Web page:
When Joel Hopkins was a graduate student at the NYU film school, he had an idea for a short film which would be, as he put it during a recent Dallas interview, “a story about a shy man who falls in love with a girl at work.” He had little more than that skeletal notion in mind when he spotted Tunde Adebimpe, an undergraduate majoring in animation, on the campus. Adebimpe recalled that at the time his hair was “fire-engine red” and that “he [Joel] thought I was a big freak,” but Hopkins imagined he might be just right for the lead role in the film he was planning, and Adebimpe agreed to do the part despite having little acting experience. “After I met Adebimpe, we fleshed out the character,” Jopkins recalled, and the result was “Jorge,” a simple tale which went on to win NYU’s Wasserman Award (an honor previously accorded to such illustrious alumni as Spike Lee and Ang Lee), was screened at Sundance and other festivals, and eventually attracted financial support for a feature film focusing on the same character. Hopkins and Adebimpe were now in town for a showing of the result, “Jump Tomorrow,” at the USA Film Festival.
Turning “Jorge” into “Jump Tomorrow” wasn’t an easy process. The short film was confined to a single office set, where the reticent title character vied with an arrogant colleague for the affection of a co-worker, and so considerable expansion was necessary. George became a Nigerian immigrant scheduled to be married in a match arranged by his family; he finally loosens up, and is imperceptibly nudged toward a relationship with a different woman, the Latina Alicia (Natalia Verbeke), by a voluble new Gallic friend named Gerard (Hippolyte Girardot) during a comic road trip to his nuptials. “The key for me,” Hopkins explained, “was that the character was introverted, and I knew that for an hour and a half it would be hard to follow such a quiet character, and for comedy we were going to need someone for him to bounce off. So we created the Gerard character that’s the opposite of George–the extrovert. The road movie element was [another] addition.” So was the nationality of Alicia’s current fiancé, who was turned into a snooty Brit played by James Wilby, which allowed Hopkins to play on “the classic cultural clash between France and England” in arguments between him and Gerard.
While expanding the narrative, though, Hopkins stuck visually to a minimalist style. “I think that it’s really important for physical comedy–and I learned this from people like Jacques Tati, and Jim Jarmusch does it–to use very clean backdrops, allowing us to enjoy the physicality of the acting, keeping the frame quite clean. Then the comedy can come from [the actor’s] interaction with the environment.”
For Adepimbe, that interaction required a stillness and reticence that reflected George’s deep shyness. Part of the effect came from the wardrobe–a drab suit and the actor’s own horn-rimmed black glasses “to accentuate George’s awkwardness,” Hopkins said–but most arose from his performance. “It was really fun,” he recalled. “I never really thought of it as being put into this confined suit. It was kind of fun getting to be really, really still and really quiet. You just have to react very subtly to what people are doing. Well, it was fun at first. Toward the end I was like, ‘Okay, it’s enough now.'”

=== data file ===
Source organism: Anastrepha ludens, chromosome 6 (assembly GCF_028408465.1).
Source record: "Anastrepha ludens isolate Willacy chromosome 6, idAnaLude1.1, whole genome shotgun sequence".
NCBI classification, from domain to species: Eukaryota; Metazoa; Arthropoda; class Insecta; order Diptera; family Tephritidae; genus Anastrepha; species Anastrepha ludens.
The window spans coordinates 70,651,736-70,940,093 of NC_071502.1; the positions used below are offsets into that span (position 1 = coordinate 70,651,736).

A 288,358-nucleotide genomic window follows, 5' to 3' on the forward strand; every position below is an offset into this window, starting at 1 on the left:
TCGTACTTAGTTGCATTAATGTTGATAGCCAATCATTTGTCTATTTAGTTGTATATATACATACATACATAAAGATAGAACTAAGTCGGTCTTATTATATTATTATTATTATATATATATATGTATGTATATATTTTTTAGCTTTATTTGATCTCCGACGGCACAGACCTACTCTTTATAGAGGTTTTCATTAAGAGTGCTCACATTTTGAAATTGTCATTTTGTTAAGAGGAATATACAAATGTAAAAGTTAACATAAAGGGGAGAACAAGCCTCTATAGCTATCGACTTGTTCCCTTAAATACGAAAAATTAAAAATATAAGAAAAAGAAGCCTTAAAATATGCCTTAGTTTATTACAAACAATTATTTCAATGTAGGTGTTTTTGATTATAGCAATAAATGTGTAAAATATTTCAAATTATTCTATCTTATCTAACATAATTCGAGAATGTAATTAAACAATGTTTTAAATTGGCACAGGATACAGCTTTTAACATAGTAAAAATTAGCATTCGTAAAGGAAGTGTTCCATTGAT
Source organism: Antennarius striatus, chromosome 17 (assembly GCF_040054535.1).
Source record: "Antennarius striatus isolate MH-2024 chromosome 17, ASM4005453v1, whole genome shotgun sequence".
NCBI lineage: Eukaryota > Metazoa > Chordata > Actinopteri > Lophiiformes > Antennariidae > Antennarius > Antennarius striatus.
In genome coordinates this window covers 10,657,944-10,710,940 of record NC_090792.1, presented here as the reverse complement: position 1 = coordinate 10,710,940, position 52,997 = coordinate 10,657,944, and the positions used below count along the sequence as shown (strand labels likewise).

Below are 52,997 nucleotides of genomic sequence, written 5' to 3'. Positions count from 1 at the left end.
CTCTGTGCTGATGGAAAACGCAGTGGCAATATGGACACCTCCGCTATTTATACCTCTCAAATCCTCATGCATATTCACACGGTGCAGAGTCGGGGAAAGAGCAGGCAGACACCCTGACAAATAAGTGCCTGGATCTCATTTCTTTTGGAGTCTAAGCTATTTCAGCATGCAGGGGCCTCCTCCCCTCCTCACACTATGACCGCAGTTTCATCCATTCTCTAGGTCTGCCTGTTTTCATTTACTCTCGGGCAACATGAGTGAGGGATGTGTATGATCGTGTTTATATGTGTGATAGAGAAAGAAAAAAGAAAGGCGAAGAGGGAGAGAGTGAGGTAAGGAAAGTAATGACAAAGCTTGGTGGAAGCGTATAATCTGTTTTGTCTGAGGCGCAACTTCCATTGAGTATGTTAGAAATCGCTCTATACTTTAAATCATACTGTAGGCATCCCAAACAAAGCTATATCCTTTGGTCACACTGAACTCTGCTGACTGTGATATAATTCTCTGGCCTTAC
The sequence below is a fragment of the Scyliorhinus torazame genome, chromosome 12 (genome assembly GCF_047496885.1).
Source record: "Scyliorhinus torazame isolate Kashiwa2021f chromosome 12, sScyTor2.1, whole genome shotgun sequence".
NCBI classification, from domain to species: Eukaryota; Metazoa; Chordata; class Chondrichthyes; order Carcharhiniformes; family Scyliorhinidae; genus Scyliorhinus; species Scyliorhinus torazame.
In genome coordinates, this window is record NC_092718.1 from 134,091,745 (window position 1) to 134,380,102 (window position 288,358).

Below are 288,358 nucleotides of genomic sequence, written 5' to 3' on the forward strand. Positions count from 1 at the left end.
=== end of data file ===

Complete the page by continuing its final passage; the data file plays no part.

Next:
Hopkins noted that Adebimpe altered his character slightly for the movie, and that the change was key to the successful expansion of the original. “You made George a lot stronger in the feature,” he said to his star. “It went from being a panicked, shy quiet to a sort of more or less silent quiet that had more strength to it.” Hopkins also praised Adebimpe’s loose attitude as an actor, which, he opined, “probably springs from animation being his first love–acting is this thing, he can take it or leave it.”
Adepimbe agreed that while “I’m going to keep doing both [acting and animation],” he preferred the latter because acting is dependent on the right roles coming one’s way and so “is not as much in your hands.” At NYU he first studied live-action directing, but found the process frustrating because his volunteer cast and crew would frequently wander off to their own projects, leaving him unable to continue until they returned. “I said that the next year I was going into animation because I wouldn’t have to deal with real people,” he recalled, and soon he was specializing in claymation and stop-motion work. “If my actor didn’t work,” he chuckled, “I could rip his head off and make another one.” But he opted to collaborate with Hopkins because “I knew that I could learn something as a filmmaker” from the experience. And he’s happy he did. “I like real people a little more now,” he said with a smile.